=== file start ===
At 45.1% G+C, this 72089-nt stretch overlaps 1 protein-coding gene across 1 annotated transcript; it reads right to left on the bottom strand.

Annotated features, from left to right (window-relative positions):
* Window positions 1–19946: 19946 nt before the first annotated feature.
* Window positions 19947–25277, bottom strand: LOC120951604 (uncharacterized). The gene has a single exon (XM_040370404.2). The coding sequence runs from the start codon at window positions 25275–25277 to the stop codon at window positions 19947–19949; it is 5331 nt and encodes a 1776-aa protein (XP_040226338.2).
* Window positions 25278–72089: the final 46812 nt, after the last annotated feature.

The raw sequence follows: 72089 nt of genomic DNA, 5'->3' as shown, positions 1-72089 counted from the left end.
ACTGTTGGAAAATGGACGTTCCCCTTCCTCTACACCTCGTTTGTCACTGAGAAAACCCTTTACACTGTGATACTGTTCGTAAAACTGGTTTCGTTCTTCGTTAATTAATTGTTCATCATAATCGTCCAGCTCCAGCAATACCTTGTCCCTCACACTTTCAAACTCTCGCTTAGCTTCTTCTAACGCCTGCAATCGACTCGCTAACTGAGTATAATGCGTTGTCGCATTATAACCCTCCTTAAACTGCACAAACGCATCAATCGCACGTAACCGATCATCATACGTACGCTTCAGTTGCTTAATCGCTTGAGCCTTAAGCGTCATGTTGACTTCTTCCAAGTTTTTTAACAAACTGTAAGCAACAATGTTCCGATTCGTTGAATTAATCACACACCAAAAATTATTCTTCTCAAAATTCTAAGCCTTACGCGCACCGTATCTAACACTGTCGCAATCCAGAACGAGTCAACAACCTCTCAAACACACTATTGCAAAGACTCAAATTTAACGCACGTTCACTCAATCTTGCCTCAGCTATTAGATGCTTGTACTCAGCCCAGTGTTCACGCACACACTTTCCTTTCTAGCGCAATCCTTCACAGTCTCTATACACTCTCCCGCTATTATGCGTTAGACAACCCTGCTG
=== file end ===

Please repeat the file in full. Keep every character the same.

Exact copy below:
At 45.1% G+C, this 72089-nt stretch overlaps 1 protein-coding gene across 1 annotated transcript; it reads right to left on the bottom strand.

Annotated features, from left to right (window-relative positions):
* Window positions 1–19946: 19946 nt before the first annotated feature.
* Window positions 19947–25277, bottom strand: LOC120951604 (uncharacterized). The gene has a single exon (XM_040370404.2). The coding sequence runs from the start codon at window positions 25275–25277 to the stop codon at window positions 19947–19949; it is 5331 nt and encodes a 1776-aa protein (XP_040226338.2).
* Window positions 25278–72089: the final 46812 nt, after the last annotated feature.

The raw sequence follows: 72089 nt of genomic DNA, 5'->3' as shown, positions 1-72089 counted from the left end.
ACTGTTGGAAAATGGACGTTCCCCTTCCTCTACACCTCGTTTGTCACTGAGAAAACCCTTTACACTGTGATACTGTTCGTAAAACTGGTTTCGTTCTTCGTTAATTAATTGTTCATCATAATCGTCCAGCTCCAGCAATACCTTGTCCCTCACACTTTCAAACTCTCGCTTAGCTTCTTCTAACGCCTGCAATCGACTCGCTAACTGAGTATAATGCGTTGTCGCATTATAACCCTCCTTAAACTGCACAAACGCATCAATCGCACGTAACCGATCATCATACGTACGCTTCAGTTGCTTAATCGCTTGAGCCTTAAGCGTCATGTTGACTTCTTCCAAGTTTTTTAACAAACTGTAAGCAACAATGTTCCGATTCGTTGAATTAATCACACACCAAAAATTATTCTTCTCAAAATTCTAAGCCTTACGCGCACCGTATCTAACACTGTCGCAATCCAGAACGAGTCAACAACCTCTCAAACACACTATTGCAAAGACTCAAATTTAACGCACGTTCACTCAATCTTGCCTCAGCTATTAGATGCTTGTACTCAGCCCAGTGTTCACGCACACACTTTCCTTTCTAGCGCAATCCTTCACAGTCTCTATACACTCTCCCGCTATTATGCGTTAGACAACCCTGCTG